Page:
Sitting at the top of my list is the western desert taipan, a reptile first described by scientists as recently as 2007. Fewer than 20 encounters with this reptile have been recorded, although the Pila Nguru – the Spinifex People – would surely have come across this snake regularly during the 15,000 or more years that they have lived in the Great Victoria Desert.  

Excitement levels are high as Tim and I hit the road. Almost four hours into the drive, we encounter the trip’s first reptile: a western blue-tongue lizard crossing the road ahead of us. We escort it from the road and watch it scurry off into the undergrowth.

As the bitumen gives way to dirt east of Kalgoorlie, Tim shouts, “Stop! Snake!” I see it too and bring the vehicle to an abrupt halt. Sadly, our excitement quickly turns to disappointment as we realise that the snake is roadkill.

As the colour drains from the sky, we take a moment to enjoy some dinner and discuss which nocturnal species we hope to encounter after dark. The desert death adder is the number one attraction in this area, but I fear the temperature is dropping too quickly to support much reptile activity.

My prediction proves correct; by 11pm a few geckos are all we have to show for our efforts. 

Goldfield’s shingleback skink
During his trip, Ross got the opportunity to capture some of Australia’s other desert reptiles like this Goldfield’s shingleback skink. Image Credit: Ross McGibbon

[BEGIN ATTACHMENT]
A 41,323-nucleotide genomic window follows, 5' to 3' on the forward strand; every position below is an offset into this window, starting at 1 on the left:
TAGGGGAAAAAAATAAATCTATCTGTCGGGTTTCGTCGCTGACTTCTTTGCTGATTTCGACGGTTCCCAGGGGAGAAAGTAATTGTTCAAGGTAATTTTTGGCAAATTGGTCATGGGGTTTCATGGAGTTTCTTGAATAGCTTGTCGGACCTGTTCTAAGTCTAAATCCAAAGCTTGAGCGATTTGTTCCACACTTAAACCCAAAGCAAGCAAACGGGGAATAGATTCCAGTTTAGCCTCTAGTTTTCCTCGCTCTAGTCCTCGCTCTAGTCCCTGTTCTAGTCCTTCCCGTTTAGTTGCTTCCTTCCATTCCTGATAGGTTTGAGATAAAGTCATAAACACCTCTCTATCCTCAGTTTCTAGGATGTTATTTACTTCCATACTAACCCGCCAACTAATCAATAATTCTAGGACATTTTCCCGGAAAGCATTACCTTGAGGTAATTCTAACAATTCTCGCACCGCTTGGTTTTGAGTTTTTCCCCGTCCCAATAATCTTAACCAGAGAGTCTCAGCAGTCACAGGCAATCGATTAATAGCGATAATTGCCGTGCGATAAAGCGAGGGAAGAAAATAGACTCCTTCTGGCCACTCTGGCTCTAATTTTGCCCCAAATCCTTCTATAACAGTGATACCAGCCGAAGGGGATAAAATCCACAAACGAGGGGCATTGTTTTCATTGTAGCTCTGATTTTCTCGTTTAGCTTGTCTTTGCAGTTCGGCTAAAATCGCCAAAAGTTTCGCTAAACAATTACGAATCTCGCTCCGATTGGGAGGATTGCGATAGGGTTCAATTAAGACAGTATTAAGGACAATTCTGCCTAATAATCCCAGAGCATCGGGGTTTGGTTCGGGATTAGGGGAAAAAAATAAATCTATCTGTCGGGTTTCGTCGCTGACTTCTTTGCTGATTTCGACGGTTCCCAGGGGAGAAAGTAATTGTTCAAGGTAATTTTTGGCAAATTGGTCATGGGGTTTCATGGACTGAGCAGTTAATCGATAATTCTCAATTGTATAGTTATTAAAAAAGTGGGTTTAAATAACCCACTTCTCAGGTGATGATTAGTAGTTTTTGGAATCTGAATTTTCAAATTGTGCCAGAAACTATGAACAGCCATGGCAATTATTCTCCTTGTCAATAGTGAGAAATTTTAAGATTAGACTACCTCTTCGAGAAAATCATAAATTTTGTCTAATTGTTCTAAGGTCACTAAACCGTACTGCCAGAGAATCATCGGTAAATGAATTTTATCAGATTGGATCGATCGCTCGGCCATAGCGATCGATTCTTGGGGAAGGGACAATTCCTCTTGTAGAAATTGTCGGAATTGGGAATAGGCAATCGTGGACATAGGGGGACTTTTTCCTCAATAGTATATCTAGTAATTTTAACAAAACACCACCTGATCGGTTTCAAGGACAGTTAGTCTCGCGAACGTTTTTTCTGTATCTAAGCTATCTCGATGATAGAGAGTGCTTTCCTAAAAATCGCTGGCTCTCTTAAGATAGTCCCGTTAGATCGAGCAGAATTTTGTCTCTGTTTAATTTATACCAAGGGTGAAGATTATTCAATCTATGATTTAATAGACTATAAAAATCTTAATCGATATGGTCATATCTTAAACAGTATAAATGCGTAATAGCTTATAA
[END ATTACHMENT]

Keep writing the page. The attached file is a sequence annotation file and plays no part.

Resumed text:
Next morning we wake with the birds and face almost 1000km of driving. The small outback town of Laverton is our last stop for fuel, supplies and phone reception. Tim quickly calls home to explain we’ll be out of contact for up to a week. I feel for Tim’s partner, who’ll no doubt be nervously awaiting a phone call, hoping it will be Tim’s voice on the other end this time, not hospital staff.

To my surprise, the dirt road into the desert is well maintained, allowing us to travel at a good speed. Soon we have to brake for our first snake. This time it’s a mulga snake sitting on the shoulder of the road with its head in a bush, very much alive. Grabbing our cameras, we approach the snake, which has only just noticed us. It rears up and advances towards us, neck flattened like a cobra’s – defensive posturing that comes in handy when deterring predators. We rattle off a flurry of photos before the snake grows tired of us and retreats